Celtics

Celtics Question of the Day: Which big men will get the most time off the bench?

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Celtics Question of the Day: Which big men will get the most time off the bench?

For all that has gone well for the Boston Celtics in recent years, rebounding has been a constant issue. The C's have been either the worst or second-worst rebounding team each of the last three seasons.

Shaquille O'Neal. Jermaine O'Neal. Rasheed Wallace. No matter who the C's trotted in to bolster their frontline, nothing has worked rebounding-wise with any level of consistency.

Will this season be any different?

The Celtics certainly hope so with the additions to their lineup that will enter training camp vying for a spot in the team's big man rotation. Kevin Garnett and Brandon Bass will be Boston's starting center and power forward, respectively. So in terms of bigs who will play, we know they're in.

Beyond that it gets pretty interesting.

During the regular season, C's coach Doc Rivers will likely go 10-deep most nights. Even if Boston plays a lot more small-ball lineups, you can count on the Celtics using at least two big men off the bench.

All indications are that rookie Jared Sullinger will be in the rotation at both power forward and at times, center.

That leaves Chris Wilcox, Fab Melo and Jason Collins vying for what may be one spot in the C's regular big man rotation. Of that trio, look for Wilcox to win out at the start of the season.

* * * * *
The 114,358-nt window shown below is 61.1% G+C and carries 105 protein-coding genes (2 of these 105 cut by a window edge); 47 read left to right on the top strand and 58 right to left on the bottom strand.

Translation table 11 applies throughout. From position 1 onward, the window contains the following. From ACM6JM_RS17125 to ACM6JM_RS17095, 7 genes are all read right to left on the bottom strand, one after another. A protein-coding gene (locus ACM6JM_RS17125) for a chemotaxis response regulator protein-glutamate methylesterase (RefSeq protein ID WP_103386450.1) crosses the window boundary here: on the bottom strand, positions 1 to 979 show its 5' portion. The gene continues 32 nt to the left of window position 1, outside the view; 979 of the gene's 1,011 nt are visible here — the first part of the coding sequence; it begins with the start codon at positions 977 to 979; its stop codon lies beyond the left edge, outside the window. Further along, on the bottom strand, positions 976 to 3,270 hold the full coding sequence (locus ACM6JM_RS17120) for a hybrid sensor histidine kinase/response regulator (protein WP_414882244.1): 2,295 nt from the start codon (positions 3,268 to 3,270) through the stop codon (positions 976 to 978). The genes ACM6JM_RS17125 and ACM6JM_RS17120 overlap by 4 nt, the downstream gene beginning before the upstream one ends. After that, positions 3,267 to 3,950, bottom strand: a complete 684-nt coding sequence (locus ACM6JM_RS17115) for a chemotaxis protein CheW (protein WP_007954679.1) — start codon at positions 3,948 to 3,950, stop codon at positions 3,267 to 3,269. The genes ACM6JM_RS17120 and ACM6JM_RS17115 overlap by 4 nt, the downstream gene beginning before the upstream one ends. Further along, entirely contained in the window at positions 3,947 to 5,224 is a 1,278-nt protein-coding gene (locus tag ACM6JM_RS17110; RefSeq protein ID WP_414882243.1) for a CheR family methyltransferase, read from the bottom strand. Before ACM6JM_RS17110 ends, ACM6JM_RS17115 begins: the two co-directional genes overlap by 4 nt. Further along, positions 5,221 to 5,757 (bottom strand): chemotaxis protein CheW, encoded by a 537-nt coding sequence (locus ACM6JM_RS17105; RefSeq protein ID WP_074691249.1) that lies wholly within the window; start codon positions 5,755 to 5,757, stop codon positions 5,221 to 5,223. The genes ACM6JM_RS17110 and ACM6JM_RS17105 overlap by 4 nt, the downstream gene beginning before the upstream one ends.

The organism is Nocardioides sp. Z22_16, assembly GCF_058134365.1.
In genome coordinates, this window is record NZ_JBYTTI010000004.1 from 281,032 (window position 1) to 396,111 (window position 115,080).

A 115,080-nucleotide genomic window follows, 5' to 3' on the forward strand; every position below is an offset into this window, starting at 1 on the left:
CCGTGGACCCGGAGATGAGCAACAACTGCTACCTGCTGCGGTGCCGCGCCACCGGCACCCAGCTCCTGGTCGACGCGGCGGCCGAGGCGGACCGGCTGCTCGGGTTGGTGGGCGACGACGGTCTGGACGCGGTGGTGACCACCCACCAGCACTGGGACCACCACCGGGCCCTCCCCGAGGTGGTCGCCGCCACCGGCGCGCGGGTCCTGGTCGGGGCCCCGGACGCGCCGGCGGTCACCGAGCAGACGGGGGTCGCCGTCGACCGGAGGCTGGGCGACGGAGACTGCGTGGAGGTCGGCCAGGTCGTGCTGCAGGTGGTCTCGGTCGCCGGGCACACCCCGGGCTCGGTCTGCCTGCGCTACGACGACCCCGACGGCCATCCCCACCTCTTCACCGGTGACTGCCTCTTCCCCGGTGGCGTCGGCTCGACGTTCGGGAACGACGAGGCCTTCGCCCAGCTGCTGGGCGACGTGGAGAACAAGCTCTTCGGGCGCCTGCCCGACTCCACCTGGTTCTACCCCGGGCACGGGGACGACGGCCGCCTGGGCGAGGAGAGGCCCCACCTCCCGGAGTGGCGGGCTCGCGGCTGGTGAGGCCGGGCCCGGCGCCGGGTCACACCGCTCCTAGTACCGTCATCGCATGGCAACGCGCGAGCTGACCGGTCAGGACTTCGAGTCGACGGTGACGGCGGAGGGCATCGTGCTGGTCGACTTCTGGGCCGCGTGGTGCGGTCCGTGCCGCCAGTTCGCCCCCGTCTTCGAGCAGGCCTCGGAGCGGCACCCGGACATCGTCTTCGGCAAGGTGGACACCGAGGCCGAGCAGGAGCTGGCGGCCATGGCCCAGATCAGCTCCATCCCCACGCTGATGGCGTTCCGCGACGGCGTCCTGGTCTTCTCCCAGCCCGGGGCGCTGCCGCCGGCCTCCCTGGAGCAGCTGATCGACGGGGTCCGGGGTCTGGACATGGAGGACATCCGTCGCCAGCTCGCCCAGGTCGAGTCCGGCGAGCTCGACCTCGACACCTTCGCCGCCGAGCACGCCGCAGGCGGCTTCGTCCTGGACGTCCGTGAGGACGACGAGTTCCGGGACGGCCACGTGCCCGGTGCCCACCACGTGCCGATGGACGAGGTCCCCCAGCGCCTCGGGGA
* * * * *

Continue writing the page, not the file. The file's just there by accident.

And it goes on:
His experience, familiarity with what head coach Doc Rivers expects and his overall talent, will give him a decisive edge over Melo initially.

But there will come a time when Melo's shot-blocking prowess will help the C's win a game or two. That will pave the way for the rookie to showcase other parts of his game that will likely cut into Wilcox's role.

As for Collins, it's unlikely he'll see much playing time this season.

His experience and defense-first mentality make him an ideal "situational" player who may see his role expanded against players like Andrew Bynum of Philadelphia or Dwight Howard of the Los Angeles Lakers.

All signs point to LeBron James playing against Celtics Tuesday

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All signs point to LeBron James playing against Celtics Tuesday

INDEPENDENCE, Ohio -- A sprained left ankle injury kept LeBron James out of all but one of the Cleveland Cavaliers’ preseason games, and has created a certain element of uncertainty as to whether he’ll play against the Boston Celtics on Tuesday night. 
 
While it has yet to be determined for sure if he’ll play, all indications are that the 15-year veteran will be in the starting lineup as the Cavs kick off their quest to remain the team to beat in the East.

“I never hide stuff from you guys. I really don’t know,” Cavs coach Tyronn Lue said when asked if James would play against the Celtics. “Depending on how he feels, but I really don’t know.”
 
However, James looked pretty comfortable shooting the ball after practice with a trio of former Celtics in Isaiah Thomas, Jae Crowder and Jeff Green. 
 
And if you listen to the man who would likely start in James’ place -- J.R. Smith -- there’s nothing to worry about Cavs Nation. 
 
According to Smith, James will play. 
 
“We were talking about it, he’s never missed, since he was 8 years old and he started playing, he’s never missed a first game,” Smith said. “I’m preparing for him to play.”
 
Despite having played more than 41,000 minutes -- only 33 players in NBA history have done so -- James has been one of the game’s more durable players. Last season James he sat out only eight games, and that was the most he has missed in a single season.